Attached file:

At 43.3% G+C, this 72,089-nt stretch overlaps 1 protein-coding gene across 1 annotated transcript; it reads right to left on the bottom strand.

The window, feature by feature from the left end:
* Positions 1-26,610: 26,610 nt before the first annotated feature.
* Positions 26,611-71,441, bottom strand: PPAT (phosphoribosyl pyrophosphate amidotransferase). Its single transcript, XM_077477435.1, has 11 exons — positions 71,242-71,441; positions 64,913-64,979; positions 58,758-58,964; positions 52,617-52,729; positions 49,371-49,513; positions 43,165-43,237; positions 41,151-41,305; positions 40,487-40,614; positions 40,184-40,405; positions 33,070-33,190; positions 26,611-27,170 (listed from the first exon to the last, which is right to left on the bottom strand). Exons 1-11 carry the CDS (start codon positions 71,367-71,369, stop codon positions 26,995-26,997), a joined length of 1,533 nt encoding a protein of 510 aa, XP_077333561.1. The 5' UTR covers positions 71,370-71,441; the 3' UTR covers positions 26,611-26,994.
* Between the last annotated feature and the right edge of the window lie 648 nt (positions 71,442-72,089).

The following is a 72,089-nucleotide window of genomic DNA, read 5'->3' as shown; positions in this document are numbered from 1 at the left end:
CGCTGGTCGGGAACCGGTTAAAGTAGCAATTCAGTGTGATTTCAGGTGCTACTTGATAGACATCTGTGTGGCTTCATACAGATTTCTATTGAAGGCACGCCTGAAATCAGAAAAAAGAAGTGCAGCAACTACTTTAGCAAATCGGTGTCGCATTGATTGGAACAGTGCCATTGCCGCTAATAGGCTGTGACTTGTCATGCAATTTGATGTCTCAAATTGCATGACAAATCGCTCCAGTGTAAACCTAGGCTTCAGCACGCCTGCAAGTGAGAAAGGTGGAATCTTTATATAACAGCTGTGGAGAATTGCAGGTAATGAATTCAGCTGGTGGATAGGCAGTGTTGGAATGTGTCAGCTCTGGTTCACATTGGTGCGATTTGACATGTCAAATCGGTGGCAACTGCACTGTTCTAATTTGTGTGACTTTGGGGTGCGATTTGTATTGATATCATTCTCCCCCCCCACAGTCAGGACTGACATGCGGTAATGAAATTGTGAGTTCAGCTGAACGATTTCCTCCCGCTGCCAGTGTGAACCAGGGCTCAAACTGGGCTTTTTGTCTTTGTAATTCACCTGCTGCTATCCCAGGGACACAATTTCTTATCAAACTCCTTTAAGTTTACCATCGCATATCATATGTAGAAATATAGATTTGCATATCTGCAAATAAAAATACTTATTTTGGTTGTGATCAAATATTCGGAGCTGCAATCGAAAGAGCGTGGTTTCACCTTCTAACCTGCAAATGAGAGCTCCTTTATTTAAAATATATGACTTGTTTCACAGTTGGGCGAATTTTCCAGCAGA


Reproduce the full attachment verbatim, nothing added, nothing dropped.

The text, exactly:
At 43.3% G+C, this 72,089-nt stretch overlaps 1 protein-coding gene across 1 annotated transcript; it reads right to left on the bottom strand.

The window, feature by feature from the left end:
* Positions 1-26,610: 26,610 nt before the first annotated feature.
* Positions 26,611-71,441, bottom strand: PPAT (phosphoribosyl pyrophosphate amidotransferase). Its single transcript, XM_077477435.1, has 11 exons — positions 71,242-71,441; positions 64,913-64,979; positions 58,758-58,964; positions 52,617-52,729; positions 49,371-49,513; positions 43,165-43,237; positions 41,151-41,305; positions 40,487-40,614; positions 40,184-40,405; positions 33,070-33,190; positions 26,611-27,170 (listed from the first exon to the last, which is right to left on the bottom strand). Exons 1-11 carry the CDS (start codon positions 71,367-71,369, stop codon positions 26,995-26,997), a joined length of 1,533 nt encoding a protein of 510 aa, XP_077333561.1. The 5' UTR covers positions 71,370-71,441; the 3' UTR covers positions 26,611-26,994.
* Between the last annotated feature and the right edge of the window lie 648 nt (positions 71,442-72,089).

The following is a 72,089-nucleotide window of genomic DNA, read 5'->3' as shown; positions in this document are numbered from 1 at the left end:
CGCTGGTCGGGAACCGGTTAAAGTAGCAATTCAGTGTGATTTCAGGTGCTACTTGATAGACATCTGTGTGGCTTCATACAGATTTCTATTGAAGGCACGCCTGAAATCAGAAAAAAGAAGTGCAGCAACTACTTTAGCAAATCGGTGTCGCATTGATTGGAACAGTGCCATTGCCGCTAATAGGCTGTGACTTGTCATGCAATTTGATGTCTCAAATTGCATGACAAATCGCTCCAGTGTAAACCTAGGCTTCAGCACGCCTGCAAGTGAGAAAGGTGGAATCTTTATATAACAGCTGTGGAGAATTGCAGGTAATGAATTCAGCTGGTGGATAGGCAGTGTTGGAATGTGTCAGCTCTGGTTCACATTGGTGCGATTTGACATGTCAAATCGGTGGCAACTGCACTGTTCTAATTTGTGTGACTTTGGGGTGCGATTTGTATTGATATCATTCTCCCCCCCCACAGTCAGGACTGACATGCGGTAATGAAATTGTGAGTTCAGCTGAACGATTTCCTCCCGCTGCCAGTGTGAACCAGGGCTCAAACTGGGCTTTTTGTCTTTGTAATTCACCTGCTGCTATCCCAGGGACACAATTTCTTATCAAACTCCTTTAAGTTTACCATCGCATATCATATGTAGAAATATAGATTTGCATATCTGCAAATAAAAATACTTATTTTGGTTGTGATCAAATATTCGGAGCTGCAATCGAAAGAGCGTGGTTTCACCTTCTAACCTGCAAATGAGAGCTCCTTTATTTAAAATATATGACTTGTTTCACAGTTGGGCGAATTTTCCAGCAGA